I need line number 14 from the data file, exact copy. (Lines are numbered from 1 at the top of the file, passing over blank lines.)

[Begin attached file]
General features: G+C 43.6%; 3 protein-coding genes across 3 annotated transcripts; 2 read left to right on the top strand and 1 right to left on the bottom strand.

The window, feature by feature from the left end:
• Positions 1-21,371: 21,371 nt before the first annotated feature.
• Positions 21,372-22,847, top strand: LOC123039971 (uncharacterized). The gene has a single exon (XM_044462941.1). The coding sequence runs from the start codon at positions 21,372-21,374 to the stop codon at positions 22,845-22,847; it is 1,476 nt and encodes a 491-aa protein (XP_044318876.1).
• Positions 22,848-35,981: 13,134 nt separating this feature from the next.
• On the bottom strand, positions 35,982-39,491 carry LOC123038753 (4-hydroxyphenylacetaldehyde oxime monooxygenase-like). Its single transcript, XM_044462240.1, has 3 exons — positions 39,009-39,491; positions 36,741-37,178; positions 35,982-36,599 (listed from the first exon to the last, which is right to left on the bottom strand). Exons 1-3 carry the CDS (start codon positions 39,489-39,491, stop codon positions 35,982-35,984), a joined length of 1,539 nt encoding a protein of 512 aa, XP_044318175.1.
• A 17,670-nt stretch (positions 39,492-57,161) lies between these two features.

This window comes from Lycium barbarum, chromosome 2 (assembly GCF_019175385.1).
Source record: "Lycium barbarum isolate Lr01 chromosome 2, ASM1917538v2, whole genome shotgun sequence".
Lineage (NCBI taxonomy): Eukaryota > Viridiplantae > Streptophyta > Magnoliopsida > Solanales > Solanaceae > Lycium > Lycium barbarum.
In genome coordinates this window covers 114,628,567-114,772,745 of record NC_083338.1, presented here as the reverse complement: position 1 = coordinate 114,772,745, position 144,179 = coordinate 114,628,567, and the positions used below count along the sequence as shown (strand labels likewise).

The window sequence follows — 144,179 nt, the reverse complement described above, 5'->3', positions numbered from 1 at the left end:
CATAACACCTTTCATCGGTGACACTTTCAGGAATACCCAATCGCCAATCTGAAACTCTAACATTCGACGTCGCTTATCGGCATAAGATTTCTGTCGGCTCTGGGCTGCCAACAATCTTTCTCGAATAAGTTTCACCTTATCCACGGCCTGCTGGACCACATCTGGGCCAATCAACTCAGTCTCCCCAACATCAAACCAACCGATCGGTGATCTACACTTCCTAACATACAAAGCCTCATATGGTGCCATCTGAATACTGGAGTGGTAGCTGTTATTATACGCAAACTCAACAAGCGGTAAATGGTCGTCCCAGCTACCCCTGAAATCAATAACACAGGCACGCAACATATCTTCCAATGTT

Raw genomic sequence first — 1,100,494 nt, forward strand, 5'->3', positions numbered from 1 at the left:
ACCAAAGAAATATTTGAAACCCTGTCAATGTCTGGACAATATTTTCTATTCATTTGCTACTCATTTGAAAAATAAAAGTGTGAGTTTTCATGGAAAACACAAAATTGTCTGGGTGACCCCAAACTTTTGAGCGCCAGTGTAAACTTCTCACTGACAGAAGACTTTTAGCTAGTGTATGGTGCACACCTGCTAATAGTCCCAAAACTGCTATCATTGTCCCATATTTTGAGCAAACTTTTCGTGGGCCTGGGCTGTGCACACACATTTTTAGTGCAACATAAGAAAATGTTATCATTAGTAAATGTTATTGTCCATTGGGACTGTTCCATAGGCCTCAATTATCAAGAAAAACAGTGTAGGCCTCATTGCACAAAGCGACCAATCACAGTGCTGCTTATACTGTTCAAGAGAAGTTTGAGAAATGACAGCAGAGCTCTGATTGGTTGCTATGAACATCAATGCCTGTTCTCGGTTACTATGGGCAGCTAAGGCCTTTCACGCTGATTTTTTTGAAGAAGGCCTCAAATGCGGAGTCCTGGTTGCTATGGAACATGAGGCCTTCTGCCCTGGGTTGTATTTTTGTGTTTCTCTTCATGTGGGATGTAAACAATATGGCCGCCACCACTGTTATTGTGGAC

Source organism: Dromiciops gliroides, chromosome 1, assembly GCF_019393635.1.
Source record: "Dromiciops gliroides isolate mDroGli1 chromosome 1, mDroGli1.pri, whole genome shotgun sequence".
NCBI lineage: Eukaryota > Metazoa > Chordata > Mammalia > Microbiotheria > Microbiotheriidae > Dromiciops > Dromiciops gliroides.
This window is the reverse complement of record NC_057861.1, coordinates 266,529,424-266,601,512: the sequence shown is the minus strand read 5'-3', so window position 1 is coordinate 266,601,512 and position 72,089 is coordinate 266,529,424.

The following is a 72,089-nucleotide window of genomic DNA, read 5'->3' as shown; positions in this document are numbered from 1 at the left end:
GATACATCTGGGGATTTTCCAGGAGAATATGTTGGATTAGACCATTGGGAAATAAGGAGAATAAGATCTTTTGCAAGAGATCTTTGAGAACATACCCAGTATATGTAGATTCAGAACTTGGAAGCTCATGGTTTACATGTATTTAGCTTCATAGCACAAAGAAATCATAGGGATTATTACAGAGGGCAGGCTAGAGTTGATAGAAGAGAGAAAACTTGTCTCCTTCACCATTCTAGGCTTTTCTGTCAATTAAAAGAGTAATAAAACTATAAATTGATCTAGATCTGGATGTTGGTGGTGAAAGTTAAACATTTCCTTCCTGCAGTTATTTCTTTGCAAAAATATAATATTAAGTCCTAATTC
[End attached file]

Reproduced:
Raw genomic sequence first — 1,100,494 nt, forward strand, 5'->3', positions numbered from 1 at the left: